Leaders Of The Free World


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The Manchester-born dream pop band Elbow released its third V2 album, Leaders of the Free World, to broad critical acclaim in September 2005. Something of a companion piece to that effort, the home video release of the same title offers music videos for nearly all of the tracks on the EP, among them "Station Approach," "The Everthere", "The Stops," and "Puncture Repair." A key distinction exists, however, to challenge this release's claim as a song-for-song replica of the original album: the array of videos eliminates "An Imagined Affair" and "My Very Best," and substitutes "McGregor," a track not included on any of the band's prior records. ~ Nathan Southern, Rovi


Review Text When Doves headed to the studio for the recording of their third album, 2005's Some Cities, they returned home to Manchester. With that kind of scenic inspiration and emotional attachment, Some Cities resulted in Doves' best of their career at that moment. It is mere coincidence that their musical mates, Elbow, have done the same for their third album, Leaders of the Free World. Such a coincidence is a bit comforting in the respect that Elbow do not stray from what they have previously done. Despite being cast as a gloomy bunch on their first two albums -- 2001's Asleep in the Back and 2004's Cast of Thousands -- Elbow trudge on as an emotional band. Singer/songwriter Guy Garvey doesn't wallow in failed relationships as much as he enjoys being cynical and playful about the world around him. Sure, Elbow's more melodic, pensive moments such as "The Stops" and "The Everthere" are classic heartbreakers, with piano-driven melodies lush in melancholic acoustic guitars and Garvey's somber disposition. Leaders of the Free World really comes to life when Elbow give in, allowing these songs to grow into something glorious. Album opener "Station Approach" and "Forget Myself" are brilliant examples of this. "Forget Myself" metaphorically points fingers at a media-obsessed culture that is equally blasé about its own issues. Garvey throws his hands in the air, sighing to himself to "look for a plot where I can bury my broken heart." The album's title track also criticizes a very questionable political system, demanding, "I need to see the Commander in Chief and remind what was passed on to me" as a storm of electric guitars mirrors an anxious, waxing delivery by the band itself -- "Passing the gun from father to feckless son, we're climbing a landslide where only the good die young." Elbow are a great band regardless of what it takes for them to find their footing. Leaders of the Free World is a bit more rock & roll than not, with guts and heart, because Elbow have finally embraced their powerful, surrounding space this time out. [The U.S. version includes a limited-edition DVD of videos for each song on Leaders of the Free World.] ~ MacKenzie Wilson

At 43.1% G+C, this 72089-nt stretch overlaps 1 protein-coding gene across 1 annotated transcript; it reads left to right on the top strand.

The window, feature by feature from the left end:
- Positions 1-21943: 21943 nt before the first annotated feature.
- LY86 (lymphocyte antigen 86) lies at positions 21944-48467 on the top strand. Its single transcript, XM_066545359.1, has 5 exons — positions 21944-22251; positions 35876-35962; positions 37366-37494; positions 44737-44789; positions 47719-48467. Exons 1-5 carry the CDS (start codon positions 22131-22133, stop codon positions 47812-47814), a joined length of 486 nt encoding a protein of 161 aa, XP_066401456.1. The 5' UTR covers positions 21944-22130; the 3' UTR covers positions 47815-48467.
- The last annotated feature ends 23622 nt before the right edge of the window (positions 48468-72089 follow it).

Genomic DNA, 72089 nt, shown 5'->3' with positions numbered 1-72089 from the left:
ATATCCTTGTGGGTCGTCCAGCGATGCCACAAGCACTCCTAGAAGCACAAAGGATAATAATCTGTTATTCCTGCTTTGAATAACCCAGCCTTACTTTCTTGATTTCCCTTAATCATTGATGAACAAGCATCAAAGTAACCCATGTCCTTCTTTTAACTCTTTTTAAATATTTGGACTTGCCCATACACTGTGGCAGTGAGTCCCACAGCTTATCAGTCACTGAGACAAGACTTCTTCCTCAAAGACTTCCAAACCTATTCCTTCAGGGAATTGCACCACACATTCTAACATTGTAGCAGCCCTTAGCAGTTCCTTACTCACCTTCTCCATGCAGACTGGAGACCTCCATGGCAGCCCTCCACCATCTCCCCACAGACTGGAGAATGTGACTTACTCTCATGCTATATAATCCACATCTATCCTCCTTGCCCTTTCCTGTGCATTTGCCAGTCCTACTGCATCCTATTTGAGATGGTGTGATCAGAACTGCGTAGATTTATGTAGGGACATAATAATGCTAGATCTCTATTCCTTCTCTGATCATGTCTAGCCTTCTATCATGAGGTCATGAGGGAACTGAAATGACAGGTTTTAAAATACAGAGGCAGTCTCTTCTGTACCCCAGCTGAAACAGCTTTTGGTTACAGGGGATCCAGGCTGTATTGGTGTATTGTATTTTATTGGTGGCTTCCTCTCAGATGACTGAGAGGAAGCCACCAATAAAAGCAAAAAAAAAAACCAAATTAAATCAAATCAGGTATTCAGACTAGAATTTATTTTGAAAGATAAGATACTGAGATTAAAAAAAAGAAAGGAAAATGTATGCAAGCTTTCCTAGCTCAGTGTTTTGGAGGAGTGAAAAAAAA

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V2 Music Limited

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